Music similar to Zoë Keating?
January 11, 2015 8:01 PM   Subscribe

Zoë Keating is awesome. If you've not heard of her, she performs multilayered cello pieces such as this. I'm looking for recommendations on artists or pieces that are similar to her music/sound. Maybe a term like contemporary classical would apply, but that seems to sell the music short. Instrumentals preferred.

Some other similar artists include Jami Sieber, Break of Reality, and Kronos Quartet (sort of). Groups like Apocalyptica sort of meet the criteria, but cello rock/metal is a different category to me. Vitamin String Quartet and those kind of groups are fine, but also sort of beyond what I'm thinking.

tldr; I'm in the market for really any sort of contemporary classical, with a focus on cello and string quartets.
posted by gchucky to Media & Arts (23 answers total) 34 users marked this as a favorite
 
You might like Rachel's Music for Egon Schiele...
posted by three_red_balloons at 8:09 PM on January 11, 2015 [1 favorite]


I like florent ghys. His new record is a concept record though, and has some sparse chatter if I recall. The record before also has some vocals but I think its all solfege.

Also look at anything the american contemporary music ensemble has done. They sort of recently did a record with William brittelle that is ecstatic and frenetic and wonderful string music.
posted by lownote at 8:35 PM on January 11, 2015


Julia Kent.
posted by subtle-t at 9:01 PM on January 11, 2015


The violinist for Arcade Fire has put out some solo work that reminds me of Zoe. Sarah Neufeld
posted by z11s at 9:07 PM on January 11, 2015


Thomas Beckman from Vancouver. His first album Conception Island is beautiful and you can listen / buy on Bandcamp
posted by seawallrunner at 9:09 PM on January 11, 2015


I love her. Also Lindsey Stirling, who is a violinist. Not quite the same feel but it gets me excited in the same way. Phillip Glass has a cello record that its quite nice.
posted by gilsonal at 9:13 PM on January 11, 2015


Maybe Linnea Olsson. (Also you might like some Agnes Obel.)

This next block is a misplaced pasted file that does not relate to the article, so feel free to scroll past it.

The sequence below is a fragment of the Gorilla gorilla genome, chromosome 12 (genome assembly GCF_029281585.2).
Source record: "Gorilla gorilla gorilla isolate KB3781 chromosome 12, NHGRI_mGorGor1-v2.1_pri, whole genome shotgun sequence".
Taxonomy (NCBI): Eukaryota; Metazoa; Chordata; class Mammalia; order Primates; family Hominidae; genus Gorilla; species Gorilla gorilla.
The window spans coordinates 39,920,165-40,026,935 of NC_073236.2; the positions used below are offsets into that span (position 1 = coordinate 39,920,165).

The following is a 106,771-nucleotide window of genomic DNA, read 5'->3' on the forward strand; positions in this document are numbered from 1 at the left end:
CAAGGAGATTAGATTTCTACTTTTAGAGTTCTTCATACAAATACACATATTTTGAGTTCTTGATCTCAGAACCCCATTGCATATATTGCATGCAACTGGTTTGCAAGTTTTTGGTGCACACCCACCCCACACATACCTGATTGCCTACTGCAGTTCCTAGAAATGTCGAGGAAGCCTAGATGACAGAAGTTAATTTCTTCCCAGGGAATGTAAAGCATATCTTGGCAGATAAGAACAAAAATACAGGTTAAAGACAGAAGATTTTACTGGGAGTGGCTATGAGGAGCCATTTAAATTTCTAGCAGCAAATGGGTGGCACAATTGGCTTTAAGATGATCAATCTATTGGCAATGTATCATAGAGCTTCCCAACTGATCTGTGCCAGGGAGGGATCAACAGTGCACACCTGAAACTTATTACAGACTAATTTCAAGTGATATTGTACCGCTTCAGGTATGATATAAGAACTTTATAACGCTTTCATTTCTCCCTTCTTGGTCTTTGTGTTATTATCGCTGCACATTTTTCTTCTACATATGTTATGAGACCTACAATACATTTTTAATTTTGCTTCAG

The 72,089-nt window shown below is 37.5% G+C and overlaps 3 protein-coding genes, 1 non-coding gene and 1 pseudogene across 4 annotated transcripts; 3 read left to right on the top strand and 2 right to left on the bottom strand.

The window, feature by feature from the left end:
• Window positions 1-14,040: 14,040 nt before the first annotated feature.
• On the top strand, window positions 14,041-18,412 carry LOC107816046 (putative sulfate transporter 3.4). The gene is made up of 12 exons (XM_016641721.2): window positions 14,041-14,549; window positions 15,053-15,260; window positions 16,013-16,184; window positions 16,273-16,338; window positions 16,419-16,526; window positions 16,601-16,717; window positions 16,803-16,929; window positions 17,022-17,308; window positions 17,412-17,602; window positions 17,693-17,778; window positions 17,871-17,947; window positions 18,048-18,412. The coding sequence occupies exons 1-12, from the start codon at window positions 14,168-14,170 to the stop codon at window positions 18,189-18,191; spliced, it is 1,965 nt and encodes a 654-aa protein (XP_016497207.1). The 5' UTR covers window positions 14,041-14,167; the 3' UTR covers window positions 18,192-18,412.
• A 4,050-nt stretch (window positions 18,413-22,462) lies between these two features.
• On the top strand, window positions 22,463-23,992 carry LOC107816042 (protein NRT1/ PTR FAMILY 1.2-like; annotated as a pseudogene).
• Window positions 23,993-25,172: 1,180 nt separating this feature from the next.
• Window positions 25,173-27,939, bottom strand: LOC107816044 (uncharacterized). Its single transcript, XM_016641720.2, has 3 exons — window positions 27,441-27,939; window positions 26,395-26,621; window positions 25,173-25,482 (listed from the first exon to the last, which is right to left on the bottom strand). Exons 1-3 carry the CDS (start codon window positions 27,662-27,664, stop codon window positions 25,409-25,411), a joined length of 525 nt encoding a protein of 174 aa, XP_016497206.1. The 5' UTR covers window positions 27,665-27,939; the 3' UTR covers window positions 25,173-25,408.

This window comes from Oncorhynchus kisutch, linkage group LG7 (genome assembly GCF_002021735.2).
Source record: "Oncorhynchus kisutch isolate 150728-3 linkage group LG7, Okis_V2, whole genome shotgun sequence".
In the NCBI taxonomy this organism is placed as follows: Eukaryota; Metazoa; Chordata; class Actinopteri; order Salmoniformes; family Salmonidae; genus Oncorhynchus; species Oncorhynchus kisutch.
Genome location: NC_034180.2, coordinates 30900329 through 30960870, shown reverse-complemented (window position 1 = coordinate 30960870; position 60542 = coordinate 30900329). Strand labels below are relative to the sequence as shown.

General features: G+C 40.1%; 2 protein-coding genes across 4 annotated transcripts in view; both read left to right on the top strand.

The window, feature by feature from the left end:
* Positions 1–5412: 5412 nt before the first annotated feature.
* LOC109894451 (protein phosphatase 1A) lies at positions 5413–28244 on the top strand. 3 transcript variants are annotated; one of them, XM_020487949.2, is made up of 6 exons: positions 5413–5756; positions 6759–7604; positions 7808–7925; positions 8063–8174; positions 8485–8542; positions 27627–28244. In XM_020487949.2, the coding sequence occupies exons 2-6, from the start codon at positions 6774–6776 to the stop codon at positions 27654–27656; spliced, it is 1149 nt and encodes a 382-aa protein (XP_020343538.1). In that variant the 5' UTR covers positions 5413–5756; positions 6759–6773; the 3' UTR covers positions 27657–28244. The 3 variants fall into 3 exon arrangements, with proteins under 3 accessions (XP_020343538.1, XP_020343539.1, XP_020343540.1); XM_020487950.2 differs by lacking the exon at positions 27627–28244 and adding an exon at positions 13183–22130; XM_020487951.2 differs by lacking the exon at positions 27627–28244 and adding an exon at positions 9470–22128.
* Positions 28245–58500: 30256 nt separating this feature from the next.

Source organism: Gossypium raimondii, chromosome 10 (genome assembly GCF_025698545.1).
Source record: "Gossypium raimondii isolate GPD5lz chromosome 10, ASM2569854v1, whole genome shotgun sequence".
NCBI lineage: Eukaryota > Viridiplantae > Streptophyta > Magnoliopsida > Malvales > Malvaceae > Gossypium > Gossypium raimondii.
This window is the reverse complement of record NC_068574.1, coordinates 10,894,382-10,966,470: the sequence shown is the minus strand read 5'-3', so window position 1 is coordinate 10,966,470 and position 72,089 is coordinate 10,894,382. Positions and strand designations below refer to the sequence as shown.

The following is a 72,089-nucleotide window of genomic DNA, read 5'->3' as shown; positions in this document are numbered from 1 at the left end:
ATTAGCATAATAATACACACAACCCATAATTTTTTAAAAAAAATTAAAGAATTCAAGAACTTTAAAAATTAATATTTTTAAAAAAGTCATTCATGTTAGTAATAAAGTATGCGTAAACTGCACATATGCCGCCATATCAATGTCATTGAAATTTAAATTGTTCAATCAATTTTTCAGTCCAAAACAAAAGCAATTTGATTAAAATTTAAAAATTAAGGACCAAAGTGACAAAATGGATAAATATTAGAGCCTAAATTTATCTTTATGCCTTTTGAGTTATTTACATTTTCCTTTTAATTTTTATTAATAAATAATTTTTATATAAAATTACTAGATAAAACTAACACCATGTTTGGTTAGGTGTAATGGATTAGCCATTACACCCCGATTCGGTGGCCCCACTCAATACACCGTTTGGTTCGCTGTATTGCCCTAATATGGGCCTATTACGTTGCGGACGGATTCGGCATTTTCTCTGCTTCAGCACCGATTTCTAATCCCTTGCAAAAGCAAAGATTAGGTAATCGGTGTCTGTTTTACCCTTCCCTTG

posted by various at 11:17 PM on January 11, 2015


When I want cello with electronics, I turn to Laura Cetilia and ooray.

Their music more experimental, though, not pop/easy listening like Keating.
posted by univac at 11:33 PM on January 11, 2015


You should definitely check out Owen Pallet--particularly his latest, In Conflict, but also the work he's done under the name Final Fantasy.

Andrew Bird is a little more modern and lyric-heavy, but he does the same sort of thing, too, and is wonderful.
posted by rhiannonstone at 12:08 AM on January 12, 2015 [1 favorite]


Historical Note: Robert Fripp virtually invented this via Frippertronics and Soundscapes, and did some early work with Brian Eno, of ambient music fame.
posted by j_curiouser at 12:27 AM on January 12, 2015 [1 favorite]


Max Richter sounds very close to what you're looking for.

(You might also like Nico Muhly, though he's more experimental and not particularly focused on strings.)
posted by en forme de poire at 12:56 AM on January 12, 2015


I'd say Julia Kent is spot on. Max Richter is a good suggestion too.

Step a little further into the ambient / drone direction and I highly recommend Richard Skelton which is texturally lush in a similar way - some tracks have more apparent melody, some are more abstract but overall I think the vibe is very close.
posted by iivix at 1:48 AM on January 12, 2015


Sorry - meant to also note Markus Reuter's Todmorden 513 - as well as his other works.
posted by j_curiouser at 3:02 AM on January 12, 2015


Jo Quail excels at the ambient cello looping/layering thing. Her CDs "From The Sea" and "Caldera" are both great. I haven't yet heard the one she recorded in collaboration with violin-looper Sieben (Matt Howden), but I am looking forward to it.
posted by Pallas Athena at 4:58 AM on January 12, 2015


Maya Beiser.
posted by aught at 6:36 AM on January 12, 2015


I am really glad this thread exists, because I have the same question.

I second Owen Pallett/Final Fantasy, though I think his earlier stuff under Final Fantasy is closer than his more recent stuff as Owen Pallett. More looping sound reminiscent of Keating.
posted by X-Himy at 6:41 AM on January 12, 2015